Within three minutes of our arrival and shortly after letting go of his suspicions that I might be a member of the amoral, all-powerful media, Joe casually hands us a flyer. This flyer presents all of his thoughts about every contemporary political figure, government organization, and world religion, an hours-long stream of consciousness squished into a single 8 ½-by-11-inch sheet in a maddeningly small font. (Why didn't he print this double-sided in a normal-sized font?, I wonder.)
This is the first sentence of his flyer: "DONALD TRUMP & DR. BEN CARSON 2016 TO DEFEAT ANTI-CHRIST SPIRIT OF OBAMA & HILLARY CLINTON THE ILLUMINATI'S PUPPET JEZEBEL WITCH!!!" It gets worse from there. "Here you go!" Joe beams.
On that note, I decide that I need alcohol. A lot of it. Immediately. The bartender is a lovely young woman—with nice bangs, a mark of the beast signifying her as a potential progressive—whom I hope eventually escapes the eerie clutches of Trump Tower. I order a "You're Fired"("House-made Bloody Mary Mix, Absolut Vodka, celery") for Martin and "The Billionaire Martini" ("Premium Chopin Vodka, Noilly Prat Dry Vermouth, Castelvetrano olive, pearl onion, cornichon") for myself.
There's only one problem. The bar is "out of pickles." Oh, she means cornichons. And they're also out of pearl onions, and that brand of vermouth. And the bartender isn't sure if they have the Chopin vodka, either; is another brand OK? Yeah, sure.
I receive a martini glass full of shaken mid-tier vodka, no vermouth, with three decidedly non-Castelvetrano olives in it. They are the tiny pimento-stuffed olives that typically come in a one-gallon jar purchased from BevMo.
This is the worst martini I've ever had in my life.
Oh, and although the website also says that they serve food until 10 PM—we had looked forward to sampling the shrimp cocktail and Buffalo wings—there isn't any food available, either. But the bartender is so angelic, especially in contrast to the man two barstools over from me who is talking about how "Black Lives Matter protestors hate Jews—they are all Jew-hating Muslims who want to douse white people in gasoline and set them on fire," that I just say, "Right, no problem."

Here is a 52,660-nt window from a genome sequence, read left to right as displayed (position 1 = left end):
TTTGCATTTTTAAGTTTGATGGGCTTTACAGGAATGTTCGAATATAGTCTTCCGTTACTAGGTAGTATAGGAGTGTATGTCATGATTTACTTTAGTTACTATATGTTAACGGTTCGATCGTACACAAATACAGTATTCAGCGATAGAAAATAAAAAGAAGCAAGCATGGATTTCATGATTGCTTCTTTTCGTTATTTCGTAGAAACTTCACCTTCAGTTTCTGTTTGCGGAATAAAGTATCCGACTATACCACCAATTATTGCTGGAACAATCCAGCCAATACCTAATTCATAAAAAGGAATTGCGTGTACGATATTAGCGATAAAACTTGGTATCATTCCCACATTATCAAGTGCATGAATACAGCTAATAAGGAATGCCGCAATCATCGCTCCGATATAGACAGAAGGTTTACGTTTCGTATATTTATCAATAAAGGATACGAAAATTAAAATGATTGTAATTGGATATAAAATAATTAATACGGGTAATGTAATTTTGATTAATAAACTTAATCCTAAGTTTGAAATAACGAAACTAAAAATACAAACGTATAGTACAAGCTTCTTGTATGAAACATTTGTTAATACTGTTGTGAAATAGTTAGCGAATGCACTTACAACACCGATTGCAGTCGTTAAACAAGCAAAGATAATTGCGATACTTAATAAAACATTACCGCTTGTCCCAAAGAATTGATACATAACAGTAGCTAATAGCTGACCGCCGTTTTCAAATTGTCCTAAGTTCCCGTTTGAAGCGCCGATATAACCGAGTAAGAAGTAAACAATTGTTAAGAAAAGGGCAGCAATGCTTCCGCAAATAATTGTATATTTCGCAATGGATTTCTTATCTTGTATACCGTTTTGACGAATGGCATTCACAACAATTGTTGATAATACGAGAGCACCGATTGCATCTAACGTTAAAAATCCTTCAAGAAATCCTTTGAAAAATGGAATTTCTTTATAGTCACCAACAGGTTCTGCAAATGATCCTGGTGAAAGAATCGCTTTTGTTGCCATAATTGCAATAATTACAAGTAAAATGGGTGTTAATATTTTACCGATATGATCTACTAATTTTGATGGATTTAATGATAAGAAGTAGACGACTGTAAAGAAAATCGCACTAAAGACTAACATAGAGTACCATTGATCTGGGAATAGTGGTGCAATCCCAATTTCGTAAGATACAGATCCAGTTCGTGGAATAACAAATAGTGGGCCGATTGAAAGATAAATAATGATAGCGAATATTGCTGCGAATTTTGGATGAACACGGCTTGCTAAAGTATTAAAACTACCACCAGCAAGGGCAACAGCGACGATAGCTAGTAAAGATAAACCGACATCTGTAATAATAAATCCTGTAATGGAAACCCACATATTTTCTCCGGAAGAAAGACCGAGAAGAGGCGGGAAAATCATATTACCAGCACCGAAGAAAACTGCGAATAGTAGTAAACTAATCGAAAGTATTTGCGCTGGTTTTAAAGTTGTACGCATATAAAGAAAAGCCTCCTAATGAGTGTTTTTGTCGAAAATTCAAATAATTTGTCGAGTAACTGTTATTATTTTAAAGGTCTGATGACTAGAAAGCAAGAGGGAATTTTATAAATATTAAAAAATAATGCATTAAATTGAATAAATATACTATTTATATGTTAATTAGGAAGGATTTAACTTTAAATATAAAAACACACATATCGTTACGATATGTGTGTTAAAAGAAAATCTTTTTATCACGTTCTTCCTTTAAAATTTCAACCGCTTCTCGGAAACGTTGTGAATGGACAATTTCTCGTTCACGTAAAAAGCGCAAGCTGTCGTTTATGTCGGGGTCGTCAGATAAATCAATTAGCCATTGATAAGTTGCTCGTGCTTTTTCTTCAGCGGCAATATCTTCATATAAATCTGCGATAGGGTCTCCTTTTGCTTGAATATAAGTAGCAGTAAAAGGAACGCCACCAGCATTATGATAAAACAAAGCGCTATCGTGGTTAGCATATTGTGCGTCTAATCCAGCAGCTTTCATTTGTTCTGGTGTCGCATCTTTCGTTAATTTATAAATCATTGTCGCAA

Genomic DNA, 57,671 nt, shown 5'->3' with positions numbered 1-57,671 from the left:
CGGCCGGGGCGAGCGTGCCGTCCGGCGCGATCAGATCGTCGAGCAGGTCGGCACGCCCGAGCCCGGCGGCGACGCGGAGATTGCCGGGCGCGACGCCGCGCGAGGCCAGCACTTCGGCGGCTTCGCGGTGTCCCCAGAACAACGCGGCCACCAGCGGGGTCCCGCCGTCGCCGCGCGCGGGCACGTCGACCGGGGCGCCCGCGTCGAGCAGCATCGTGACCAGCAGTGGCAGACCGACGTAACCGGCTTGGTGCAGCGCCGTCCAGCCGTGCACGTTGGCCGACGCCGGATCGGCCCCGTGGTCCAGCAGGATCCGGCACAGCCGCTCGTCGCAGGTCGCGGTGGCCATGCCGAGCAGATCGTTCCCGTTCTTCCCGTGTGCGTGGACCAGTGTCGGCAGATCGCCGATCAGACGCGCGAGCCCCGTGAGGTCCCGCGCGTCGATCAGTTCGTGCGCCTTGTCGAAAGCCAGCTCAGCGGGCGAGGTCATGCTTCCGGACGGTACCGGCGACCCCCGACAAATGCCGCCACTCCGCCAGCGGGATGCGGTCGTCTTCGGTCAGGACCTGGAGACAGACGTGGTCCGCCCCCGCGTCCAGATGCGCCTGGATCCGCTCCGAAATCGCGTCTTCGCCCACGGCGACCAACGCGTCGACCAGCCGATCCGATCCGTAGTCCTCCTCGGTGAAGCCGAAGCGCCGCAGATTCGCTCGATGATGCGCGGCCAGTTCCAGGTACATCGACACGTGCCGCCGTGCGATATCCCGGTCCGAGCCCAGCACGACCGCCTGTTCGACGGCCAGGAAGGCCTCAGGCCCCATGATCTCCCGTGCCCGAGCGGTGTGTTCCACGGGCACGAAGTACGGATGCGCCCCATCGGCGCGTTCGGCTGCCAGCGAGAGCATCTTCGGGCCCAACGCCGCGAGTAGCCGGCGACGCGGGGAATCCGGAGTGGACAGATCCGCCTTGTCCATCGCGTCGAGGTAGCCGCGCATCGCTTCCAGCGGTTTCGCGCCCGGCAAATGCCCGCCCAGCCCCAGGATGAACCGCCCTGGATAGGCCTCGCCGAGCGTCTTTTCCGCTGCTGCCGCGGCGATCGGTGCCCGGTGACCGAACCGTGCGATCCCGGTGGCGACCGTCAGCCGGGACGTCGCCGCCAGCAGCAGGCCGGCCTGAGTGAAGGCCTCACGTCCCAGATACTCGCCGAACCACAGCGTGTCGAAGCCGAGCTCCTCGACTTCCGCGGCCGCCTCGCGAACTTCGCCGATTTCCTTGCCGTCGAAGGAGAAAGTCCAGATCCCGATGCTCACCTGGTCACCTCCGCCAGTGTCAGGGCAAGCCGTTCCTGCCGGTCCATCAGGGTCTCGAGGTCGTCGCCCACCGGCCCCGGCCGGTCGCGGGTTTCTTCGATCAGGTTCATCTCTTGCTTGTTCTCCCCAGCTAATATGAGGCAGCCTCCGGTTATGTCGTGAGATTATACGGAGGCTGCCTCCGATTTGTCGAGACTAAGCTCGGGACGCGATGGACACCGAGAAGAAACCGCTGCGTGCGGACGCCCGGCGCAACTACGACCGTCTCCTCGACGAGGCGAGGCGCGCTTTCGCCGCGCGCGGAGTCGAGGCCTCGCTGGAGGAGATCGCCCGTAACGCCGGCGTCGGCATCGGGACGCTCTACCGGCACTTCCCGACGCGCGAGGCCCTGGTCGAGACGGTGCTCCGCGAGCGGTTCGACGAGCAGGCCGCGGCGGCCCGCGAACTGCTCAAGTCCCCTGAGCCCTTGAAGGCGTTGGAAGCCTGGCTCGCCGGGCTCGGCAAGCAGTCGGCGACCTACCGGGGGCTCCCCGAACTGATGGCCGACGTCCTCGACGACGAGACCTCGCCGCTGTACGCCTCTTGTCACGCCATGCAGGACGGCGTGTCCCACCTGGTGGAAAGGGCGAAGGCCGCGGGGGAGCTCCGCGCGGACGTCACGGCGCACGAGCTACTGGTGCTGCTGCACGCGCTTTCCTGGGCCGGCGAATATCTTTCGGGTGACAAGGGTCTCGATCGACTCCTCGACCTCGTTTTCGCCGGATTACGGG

Drinking my enormous glass of watery olive vodka on an empty stomach, I do not feel like a billionaire. I feel like someone who is realizing they just paid $20 for a strong pour of watered-down vodka and a few Manzanilla olives.
If I had a tower named after me that was built of my (purported) enormous affluence, and a bar within that tower, right near its entryway, and a drink within that bar that was meant to specifically signify my wealth and success, I would probably try to ensure that if nothing else, that one cocktail was pretty decent. Or at least that I had the correct garnishes on hand.
But then again, we're talking about about a man who had his own failed line of steaks that he declared "The World's Greatest," but who eats his own beef well-done; dry, brown, and rubbery. I think it's fair to assume that he doesn't give a rat's ass how the Billionaire Martini tastes, or even whether it contains the ingredients listed on the menu; he just cares that a drink with that ostentatious name is on his menu at all.
After a few sips of my tragic Billionaire Martini, I hear Joe suggest to Martin that Khizr Khan, the father of fallen Muslim-American soldier Humayun Khan, is a leader of the Muslim Brotherhood. (If you Google this assertion, the first result is a Snopes page debunking it due to complete lack of evidence.) "His goal is total indoctrination of the American people," he says. "And the mother supports the practice of female genital mutilation and wants to spread it throughout the US."
I'm just not sure I believe that's true, Joe. But I remain quiet. It's not worth it, I tell myself.
"Furthermore," he continues, "Hillary—the Khans' best friend—anyone who's ever worked with her will tell you that if you try to look her in the eye, or talk to her—and this is true!—she'll say—and this is exactly what she says!—she will say, 'Shut the fuck up, you dumb motherfucker. Do you even know who you're talking to, you stupid fuck?'"